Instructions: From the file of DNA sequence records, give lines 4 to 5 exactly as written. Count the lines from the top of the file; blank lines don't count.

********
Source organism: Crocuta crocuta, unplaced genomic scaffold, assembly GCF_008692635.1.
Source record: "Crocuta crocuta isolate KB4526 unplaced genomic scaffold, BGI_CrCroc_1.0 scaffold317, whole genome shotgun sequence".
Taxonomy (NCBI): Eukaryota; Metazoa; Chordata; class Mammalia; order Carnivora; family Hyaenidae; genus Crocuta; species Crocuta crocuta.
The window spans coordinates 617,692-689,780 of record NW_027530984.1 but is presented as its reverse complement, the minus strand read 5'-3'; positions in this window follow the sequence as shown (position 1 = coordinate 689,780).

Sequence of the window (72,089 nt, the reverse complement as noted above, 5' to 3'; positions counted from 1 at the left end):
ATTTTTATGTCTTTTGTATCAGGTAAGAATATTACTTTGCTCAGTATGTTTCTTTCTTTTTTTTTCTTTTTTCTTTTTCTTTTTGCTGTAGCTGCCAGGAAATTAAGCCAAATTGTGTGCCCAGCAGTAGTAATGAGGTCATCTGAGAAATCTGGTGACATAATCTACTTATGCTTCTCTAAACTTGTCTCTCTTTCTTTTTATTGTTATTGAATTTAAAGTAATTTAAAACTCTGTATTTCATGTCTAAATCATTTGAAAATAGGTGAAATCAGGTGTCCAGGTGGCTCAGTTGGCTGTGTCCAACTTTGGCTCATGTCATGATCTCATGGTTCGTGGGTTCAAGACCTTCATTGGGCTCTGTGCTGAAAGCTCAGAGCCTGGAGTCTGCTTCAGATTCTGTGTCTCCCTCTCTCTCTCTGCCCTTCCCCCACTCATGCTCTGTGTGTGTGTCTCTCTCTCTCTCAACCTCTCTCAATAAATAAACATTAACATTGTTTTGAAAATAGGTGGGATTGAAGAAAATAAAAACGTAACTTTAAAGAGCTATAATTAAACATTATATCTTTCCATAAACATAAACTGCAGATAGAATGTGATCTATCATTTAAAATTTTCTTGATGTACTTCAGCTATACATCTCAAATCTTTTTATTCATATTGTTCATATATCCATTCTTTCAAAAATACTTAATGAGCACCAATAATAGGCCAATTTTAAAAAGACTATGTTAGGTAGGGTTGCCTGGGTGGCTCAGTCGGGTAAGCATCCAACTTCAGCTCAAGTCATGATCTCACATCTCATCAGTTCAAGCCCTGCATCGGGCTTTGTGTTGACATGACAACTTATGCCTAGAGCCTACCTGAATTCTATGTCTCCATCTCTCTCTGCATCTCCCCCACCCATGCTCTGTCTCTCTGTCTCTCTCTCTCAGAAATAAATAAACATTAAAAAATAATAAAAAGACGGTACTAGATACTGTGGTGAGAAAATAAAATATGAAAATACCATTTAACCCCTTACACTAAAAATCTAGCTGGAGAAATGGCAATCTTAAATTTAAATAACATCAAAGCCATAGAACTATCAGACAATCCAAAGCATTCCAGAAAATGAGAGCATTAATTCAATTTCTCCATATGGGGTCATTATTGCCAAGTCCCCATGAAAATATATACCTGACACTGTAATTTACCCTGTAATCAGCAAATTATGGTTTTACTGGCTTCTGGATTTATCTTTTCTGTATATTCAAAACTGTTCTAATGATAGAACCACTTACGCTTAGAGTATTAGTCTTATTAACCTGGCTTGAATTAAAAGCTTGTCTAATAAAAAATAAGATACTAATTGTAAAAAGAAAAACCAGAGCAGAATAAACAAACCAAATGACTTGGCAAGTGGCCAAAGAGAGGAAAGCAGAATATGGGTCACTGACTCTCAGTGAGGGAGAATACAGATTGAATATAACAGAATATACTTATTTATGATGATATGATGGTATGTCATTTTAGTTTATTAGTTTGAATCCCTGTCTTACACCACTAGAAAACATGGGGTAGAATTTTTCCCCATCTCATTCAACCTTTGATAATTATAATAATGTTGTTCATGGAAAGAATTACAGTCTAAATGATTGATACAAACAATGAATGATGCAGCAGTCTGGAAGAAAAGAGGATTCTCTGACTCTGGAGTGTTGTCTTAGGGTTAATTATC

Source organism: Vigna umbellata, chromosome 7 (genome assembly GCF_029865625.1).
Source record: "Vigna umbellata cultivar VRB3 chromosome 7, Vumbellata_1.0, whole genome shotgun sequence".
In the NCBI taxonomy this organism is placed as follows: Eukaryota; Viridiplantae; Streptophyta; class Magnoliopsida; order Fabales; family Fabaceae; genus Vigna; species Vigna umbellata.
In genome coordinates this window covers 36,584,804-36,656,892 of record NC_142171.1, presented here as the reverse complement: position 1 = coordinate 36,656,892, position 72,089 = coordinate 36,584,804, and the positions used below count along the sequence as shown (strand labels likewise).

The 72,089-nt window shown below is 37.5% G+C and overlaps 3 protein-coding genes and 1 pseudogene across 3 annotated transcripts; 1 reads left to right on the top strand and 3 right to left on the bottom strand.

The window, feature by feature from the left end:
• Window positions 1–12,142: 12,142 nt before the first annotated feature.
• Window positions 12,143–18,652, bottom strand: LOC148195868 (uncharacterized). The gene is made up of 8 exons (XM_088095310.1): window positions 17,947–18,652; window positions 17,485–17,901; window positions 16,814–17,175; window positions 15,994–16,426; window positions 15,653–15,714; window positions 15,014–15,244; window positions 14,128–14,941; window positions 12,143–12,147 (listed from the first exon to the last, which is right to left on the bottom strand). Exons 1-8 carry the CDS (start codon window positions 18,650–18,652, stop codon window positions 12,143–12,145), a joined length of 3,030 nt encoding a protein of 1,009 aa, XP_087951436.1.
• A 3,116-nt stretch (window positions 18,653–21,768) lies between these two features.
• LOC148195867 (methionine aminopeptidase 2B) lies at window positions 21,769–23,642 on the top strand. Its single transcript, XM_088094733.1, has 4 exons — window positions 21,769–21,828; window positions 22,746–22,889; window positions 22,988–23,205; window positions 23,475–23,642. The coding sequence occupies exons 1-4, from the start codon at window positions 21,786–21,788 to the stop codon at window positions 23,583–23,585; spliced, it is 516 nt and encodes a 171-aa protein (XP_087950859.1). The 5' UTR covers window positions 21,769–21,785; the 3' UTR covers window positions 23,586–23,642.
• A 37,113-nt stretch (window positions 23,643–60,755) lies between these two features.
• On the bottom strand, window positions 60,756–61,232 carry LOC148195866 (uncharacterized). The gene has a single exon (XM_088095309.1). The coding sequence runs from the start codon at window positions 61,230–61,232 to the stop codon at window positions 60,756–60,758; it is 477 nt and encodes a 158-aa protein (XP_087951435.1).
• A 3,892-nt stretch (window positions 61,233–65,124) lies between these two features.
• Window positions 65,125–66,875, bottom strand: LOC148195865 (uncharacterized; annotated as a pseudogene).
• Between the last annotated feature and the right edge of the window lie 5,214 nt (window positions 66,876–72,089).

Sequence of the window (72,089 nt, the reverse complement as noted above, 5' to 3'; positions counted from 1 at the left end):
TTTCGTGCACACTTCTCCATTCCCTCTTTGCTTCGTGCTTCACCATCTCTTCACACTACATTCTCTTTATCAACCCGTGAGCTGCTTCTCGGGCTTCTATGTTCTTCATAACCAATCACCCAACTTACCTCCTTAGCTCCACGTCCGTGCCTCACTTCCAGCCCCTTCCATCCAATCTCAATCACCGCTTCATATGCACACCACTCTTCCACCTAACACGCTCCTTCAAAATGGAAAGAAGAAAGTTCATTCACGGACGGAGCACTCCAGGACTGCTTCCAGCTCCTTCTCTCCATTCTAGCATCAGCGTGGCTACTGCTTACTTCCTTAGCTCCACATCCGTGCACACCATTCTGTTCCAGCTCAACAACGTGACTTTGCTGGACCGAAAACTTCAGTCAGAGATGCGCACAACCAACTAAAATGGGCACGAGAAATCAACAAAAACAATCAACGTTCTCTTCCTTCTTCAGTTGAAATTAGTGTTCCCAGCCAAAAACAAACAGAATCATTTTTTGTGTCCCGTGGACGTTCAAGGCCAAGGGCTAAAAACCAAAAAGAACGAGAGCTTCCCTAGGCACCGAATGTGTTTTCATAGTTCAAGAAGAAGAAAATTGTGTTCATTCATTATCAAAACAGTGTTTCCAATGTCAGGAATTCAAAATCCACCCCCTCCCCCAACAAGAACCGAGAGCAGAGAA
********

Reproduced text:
The window spans coordinates 617,692-689,780 of record NW_027530984.1 but is presented as its reverse complement, the minus strand read 5'-3'; positions in this window follow the sequence as shown (position 1 = coordinate 689,780).

Sequence of the window (72,089 nt, the reverse complement as noted above, 5' to 3'; positions counted from 1 at the left end):